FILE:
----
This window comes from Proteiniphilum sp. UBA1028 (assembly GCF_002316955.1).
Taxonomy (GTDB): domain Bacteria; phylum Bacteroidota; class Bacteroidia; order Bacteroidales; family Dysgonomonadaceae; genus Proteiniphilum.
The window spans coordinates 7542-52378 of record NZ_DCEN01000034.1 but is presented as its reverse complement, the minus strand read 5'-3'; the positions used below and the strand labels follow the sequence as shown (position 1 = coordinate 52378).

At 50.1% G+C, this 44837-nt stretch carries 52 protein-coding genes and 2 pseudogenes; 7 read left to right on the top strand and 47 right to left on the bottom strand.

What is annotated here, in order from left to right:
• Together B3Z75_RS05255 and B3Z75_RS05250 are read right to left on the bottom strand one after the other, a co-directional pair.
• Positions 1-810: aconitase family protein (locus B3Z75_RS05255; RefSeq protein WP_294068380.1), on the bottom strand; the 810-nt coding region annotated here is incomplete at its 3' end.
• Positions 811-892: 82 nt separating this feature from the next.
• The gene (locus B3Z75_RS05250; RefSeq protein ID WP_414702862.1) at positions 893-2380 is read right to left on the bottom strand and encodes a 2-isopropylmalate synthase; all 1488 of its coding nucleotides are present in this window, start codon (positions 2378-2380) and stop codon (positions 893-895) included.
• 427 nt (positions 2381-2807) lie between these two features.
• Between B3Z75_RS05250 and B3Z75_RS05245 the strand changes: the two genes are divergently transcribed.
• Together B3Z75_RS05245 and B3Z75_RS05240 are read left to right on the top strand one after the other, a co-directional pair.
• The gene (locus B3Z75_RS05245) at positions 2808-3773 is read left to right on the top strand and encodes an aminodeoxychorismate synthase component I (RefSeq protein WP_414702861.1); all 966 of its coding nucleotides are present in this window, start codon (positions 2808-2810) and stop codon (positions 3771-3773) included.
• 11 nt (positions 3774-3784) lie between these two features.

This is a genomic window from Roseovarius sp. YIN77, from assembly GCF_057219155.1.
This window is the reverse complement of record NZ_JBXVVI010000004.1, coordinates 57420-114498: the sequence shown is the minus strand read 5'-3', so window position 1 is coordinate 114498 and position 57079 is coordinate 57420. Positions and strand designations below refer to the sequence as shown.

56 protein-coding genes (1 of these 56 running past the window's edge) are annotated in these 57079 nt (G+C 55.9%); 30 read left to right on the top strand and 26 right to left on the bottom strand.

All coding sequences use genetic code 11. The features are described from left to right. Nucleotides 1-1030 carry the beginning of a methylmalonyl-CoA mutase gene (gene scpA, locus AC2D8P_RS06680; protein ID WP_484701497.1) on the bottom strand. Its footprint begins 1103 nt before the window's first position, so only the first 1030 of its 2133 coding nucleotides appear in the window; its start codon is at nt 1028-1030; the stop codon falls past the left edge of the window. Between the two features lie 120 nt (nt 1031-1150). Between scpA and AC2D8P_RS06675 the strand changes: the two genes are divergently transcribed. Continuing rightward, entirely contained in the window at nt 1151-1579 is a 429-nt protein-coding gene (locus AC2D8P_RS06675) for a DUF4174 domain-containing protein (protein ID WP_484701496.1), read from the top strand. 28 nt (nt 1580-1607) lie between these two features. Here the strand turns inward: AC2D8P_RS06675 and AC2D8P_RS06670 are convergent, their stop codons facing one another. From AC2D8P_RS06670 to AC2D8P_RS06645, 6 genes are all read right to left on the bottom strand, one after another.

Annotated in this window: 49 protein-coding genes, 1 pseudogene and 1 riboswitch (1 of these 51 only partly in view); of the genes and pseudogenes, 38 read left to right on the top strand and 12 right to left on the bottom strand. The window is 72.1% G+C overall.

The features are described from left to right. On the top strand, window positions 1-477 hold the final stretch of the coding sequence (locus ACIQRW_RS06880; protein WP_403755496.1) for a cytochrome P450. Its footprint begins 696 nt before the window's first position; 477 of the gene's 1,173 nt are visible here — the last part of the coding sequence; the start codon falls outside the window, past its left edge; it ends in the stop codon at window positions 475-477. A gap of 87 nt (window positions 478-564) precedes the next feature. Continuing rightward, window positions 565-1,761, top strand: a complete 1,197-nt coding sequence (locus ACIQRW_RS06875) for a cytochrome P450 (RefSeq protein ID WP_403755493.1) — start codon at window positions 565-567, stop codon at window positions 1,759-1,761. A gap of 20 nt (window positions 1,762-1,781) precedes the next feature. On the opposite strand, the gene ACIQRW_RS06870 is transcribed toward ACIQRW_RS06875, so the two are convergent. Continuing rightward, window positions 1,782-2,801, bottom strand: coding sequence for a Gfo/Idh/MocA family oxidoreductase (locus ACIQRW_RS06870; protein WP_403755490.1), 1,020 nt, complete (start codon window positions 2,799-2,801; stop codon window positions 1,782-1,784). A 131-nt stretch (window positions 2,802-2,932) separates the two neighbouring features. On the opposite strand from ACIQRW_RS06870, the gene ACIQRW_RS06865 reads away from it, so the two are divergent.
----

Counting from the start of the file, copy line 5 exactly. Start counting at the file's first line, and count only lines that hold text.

What is annotated here, in order from left to right: